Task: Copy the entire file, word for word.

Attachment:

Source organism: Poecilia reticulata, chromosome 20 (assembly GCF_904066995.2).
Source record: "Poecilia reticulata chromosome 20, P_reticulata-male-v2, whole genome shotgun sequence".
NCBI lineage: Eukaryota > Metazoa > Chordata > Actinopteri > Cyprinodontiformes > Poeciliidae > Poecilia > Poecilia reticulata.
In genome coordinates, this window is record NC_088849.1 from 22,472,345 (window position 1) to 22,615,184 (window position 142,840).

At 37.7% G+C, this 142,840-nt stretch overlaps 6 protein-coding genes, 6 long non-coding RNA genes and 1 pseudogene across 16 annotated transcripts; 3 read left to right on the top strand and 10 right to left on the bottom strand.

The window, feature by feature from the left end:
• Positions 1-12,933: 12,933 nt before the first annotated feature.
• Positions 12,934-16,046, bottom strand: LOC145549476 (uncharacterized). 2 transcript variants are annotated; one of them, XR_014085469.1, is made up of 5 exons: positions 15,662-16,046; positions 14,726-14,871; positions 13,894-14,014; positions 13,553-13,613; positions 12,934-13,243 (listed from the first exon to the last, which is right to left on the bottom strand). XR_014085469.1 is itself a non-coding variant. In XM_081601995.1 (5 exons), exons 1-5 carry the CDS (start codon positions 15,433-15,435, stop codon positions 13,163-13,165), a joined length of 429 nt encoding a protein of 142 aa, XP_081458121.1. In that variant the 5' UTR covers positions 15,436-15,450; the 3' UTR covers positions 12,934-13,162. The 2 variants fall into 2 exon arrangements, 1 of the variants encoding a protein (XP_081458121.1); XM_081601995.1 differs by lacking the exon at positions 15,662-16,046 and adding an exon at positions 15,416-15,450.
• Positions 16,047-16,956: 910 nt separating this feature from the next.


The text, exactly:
Source organism: Poecilia reticulata, chromosome 20 (assembly GCF_904066995.2).
Source record: "Poecilia reticulata chromosome 20, P_reticulata-male-v2, whole genome shotgun sequence".
NCBI lineage: Eukaryota > Metazoa > Chordata > Actinopteri > Cyprinodontiformes > Poeciliidae > Poecilia > Poecilia reticulata.
In genome coordinates, this window is record NC_088849.1 from 22,472,345 (window position 1) to 22,615,184 (window position 142,840).

At 37.7% G+C, this 142,840-nt stretch overlaps 6 protein-coding genes, 6 long non-coding RNA genes and 1 pseudogene across 16 annotated transcripts; 3 read left to right on the top strand and 10 right to left on the bottom strand.

The window, feature by feature from the left end:
• Positions 1-12,933: 12,933 nt before the first annotated feature.
• Positions 12,934-16,046, bottom strand: LOC145549476 (uncharacterized). 2 transcript variants are annotated; one of them, XR_014085469.1, is made up of 5 exons: positions 15,662-16,046; positions 14,726-14,871; positions 13,894-14,014; positions 13,553-13,613; positions 12,934-13,243 (listed from the first exon to the last, which is right to left on the bottom strand). XR_014085469.1 is itself a non-coding variant. In XM_081601995.1 (5 exons), exons 1-5 carry the CDS (start codon positions 15,433-15,435, stop codon positions 13,163-13,165), a joined length of 429 nt encoding a protein of 142 aa, XP_081458121.1. In that variant the 5' UTR covers positions 15,436-15,450; the 3' UTR covers positions 12,934-13,162. The 2 variants fall into 2 exon arrangements, 1 of the variants encoding a protein (XP_081458121.1); XM_081601995.1 differs by lacking the exon at positions 15,662-16,046 and adding an exon at positions 15,416-15,450.
• Positions 16,047-16,956: 910 nt separating this feature from the next.